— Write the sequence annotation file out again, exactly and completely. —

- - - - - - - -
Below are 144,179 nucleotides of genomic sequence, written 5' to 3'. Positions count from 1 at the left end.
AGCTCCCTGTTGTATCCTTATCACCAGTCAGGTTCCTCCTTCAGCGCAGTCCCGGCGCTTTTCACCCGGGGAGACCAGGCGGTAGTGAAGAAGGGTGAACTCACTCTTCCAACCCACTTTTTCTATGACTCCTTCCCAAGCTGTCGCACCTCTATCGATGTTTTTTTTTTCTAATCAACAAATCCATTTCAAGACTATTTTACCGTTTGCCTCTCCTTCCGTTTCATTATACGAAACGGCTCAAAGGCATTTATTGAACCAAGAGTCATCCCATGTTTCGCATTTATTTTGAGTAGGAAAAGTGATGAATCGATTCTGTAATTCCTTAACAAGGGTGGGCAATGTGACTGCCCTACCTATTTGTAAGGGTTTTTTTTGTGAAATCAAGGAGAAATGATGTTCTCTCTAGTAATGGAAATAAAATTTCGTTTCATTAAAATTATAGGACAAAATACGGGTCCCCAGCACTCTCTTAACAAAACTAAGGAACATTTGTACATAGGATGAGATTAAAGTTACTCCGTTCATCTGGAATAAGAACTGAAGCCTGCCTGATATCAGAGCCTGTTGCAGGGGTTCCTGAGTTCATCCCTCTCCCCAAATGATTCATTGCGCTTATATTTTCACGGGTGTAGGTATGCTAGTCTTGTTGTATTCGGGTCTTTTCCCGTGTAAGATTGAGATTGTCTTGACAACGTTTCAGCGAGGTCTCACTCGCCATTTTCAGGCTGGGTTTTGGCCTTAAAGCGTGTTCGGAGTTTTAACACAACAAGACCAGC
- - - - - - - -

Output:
Below are 144,179 nucleotides of genomic sequence, written 5' to 3'. Positions count from 1 at the left end.
AGCTCCCTGTTGTATCCTTATCACCAGTCAGGTTCCTCCTTCAGCGCAGTCCCGGCGCTTTTCACCCGGGGAGACCAGGCGGTAGTGAAGAAGGGTGAACTCACTCTTCCAACCCACTTTTTCTATGACTCCTTCCCAAGCTGTCGCACCTCTATCGATGTTTTTTTTTTCTAATCAACAAATCCATTTCAAGACTATTTTACCGTTTGCCTCTCCTTCCGTTTCATTATACGAAACGGCTCAAAGGCATTTATTGAACCAAGAGTCATCCCATGTTTCGCATTTATTTTGAGTAGGAAAAGTGATGAATCGATTCTGTAATTCCTTAACAAGGGTGGGCAATGTGACTGCCCTACCTATTTGTAAGGGTTTTTTTTGTGAAATCAAGGAGAAATGATGTTCTCTCTAGTAATGGAAATAAAATTTCGTTTCATTAAAATTATAGGACAAAATACGGGTCCCCAGCACTCTCTTAACAAAACTAAGGAACATTTGTACATAGGATGAGATTAAAGTTACTCCGTTCATCTGGAATAAGAACTGAAGCCTGCCTGATATCAGAGCCTGTTGCAGGGGTTCCTGAGTTCATCCCTCTCCCCAAATGATTCATTGCGCTTATATTTTCACGGGTGTAGGTATGCTAGTCTTGTTGTATTCGGGTCTTTTCCCGTGTAAGATTGAGATTGTCTTGACAACGTTTCAGCGAGGTCTCACTCGCCATTTTCAGGCTGGGTTTTGGCCTTAAAGCGTGTTCGGAGTTTTAACACAACAAGACCAGC